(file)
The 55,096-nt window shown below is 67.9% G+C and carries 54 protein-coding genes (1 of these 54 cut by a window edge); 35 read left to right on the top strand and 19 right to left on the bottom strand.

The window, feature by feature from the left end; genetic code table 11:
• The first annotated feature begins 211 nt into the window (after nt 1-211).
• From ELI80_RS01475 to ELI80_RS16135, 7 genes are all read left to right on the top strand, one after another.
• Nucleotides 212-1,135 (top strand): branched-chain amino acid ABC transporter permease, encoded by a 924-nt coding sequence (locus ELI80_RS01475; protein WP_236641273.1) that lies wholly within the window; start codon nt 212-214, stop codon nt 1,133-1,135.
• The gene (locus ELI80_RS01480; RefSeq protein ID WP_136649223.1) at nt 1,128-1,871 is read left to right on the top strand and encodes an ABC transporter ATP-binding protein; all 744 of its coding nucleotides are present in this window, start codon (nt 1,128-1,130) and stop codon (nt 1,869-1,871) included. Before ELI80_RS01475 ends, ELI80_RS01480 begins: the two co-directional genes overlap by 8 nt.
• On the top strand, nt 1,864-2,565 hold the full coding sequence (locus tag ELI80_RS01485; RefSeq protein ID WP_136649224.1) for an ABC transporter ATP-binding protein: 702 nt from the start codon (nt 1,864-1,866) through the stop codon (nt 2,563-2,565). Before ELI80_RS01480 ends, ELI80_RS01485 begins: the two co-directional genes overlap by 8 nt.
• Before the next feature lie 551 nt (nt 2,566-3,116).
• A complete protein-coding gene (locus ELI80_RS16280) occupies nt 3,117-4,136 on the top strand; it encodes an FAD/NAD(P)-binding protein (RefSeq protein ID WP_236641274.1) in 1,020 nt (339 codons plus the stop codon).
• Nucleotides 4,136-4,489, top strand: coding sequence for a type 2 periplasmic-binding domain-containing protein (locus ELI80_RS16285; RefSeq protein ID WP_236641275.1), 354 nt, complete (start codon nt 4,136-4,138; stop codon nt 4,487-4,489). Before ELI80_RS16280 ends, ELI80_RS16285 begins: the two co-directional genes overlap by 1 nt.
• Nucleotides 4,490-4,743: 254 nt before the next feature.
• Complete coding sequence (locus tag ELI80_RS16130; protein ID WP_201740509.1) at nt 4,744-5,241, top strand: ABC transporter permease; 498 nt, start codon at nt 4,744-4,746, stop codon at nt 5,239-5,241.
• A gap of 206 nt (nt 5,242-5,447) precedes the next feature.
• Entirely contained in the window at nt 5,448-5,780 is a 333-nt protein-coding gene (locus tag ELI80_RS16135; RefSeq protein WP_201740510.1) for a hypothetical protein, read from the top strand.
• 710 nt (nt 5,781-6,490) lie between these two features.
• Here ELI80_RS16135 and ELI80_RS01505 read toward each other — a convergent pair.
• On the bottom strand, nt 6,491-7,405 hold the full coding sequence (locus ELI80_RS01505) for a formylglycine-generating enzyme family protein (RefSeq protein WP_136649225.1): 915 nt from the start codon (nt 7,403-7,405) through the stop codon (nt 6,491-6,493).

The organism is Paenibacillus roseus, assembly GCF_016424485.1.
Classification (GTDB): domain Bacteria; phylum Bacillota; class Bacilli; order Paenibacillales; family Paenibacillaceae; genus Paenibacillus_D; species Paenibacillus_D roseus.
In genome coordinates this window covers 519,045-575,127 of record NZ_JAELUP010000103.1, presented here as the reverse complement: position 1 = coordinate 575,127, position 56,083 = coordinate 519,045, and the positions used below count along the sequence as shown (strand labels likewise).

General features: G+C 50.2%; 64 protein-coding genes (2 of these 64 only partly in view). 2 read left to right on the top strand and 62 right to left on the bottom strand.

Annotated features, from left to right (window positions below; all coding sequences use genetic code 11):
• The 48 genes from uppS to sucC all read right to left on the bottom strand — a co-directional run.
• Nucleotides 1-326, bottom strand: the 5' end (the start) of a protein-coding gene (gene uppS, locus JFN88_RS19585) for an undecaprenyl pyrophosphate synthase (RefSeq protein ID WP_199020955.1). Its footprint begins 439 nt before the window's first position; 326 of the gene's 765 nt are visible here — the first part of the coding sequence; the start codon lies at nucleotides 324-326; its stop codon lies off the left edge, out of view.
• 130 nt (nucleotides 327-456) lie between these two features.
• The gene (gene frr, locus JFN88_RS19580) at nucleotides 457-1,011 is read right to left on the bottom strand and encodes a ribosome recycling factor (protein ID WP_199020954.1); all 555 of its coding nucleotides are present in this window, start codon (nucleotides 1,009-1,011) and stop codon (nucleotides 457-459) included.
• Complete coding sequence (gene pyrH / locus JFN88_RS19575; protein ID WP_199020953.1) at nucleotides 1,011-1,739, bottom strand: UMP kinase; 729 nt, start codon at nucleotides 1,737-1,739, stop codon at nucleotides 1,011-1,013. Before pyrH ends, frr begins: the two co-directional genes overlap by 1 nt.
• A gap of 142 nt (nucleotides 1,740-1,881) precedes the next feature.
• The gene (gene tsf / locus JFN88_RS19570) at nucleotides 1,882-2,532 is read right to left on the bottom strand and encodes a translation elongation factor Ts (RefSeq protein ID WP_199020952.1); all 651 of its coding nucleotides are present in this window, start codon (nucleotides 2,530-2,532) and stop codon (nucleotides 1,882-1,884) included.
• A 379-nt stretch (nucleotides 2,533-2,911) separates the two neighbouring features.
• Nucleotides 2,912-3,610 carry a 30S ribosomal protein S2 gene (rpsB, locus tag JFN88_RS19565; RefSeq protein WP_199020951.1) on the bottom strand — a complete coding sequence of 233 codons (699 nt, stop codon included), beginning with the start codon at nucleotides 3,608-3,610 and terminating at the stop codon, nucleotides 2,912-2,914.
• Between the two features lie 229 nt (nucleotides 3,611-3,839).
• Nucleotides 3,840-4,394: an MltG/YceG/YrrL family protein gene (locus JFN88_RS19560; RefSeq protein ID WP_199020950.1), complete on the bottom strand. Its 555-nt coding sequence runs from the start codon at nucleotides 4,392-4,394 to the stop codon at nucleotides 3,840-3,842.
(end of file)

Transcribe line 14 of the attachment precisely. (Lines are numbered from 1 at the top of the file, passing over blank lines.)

• Entirely contained in the window at nt 5,448-5,780 is a 333-nt protein-coding gene (locus tag ELI80_RS16135; RefSeq protein WP_201740510.1) for a hypothetical protein, read from the top strand.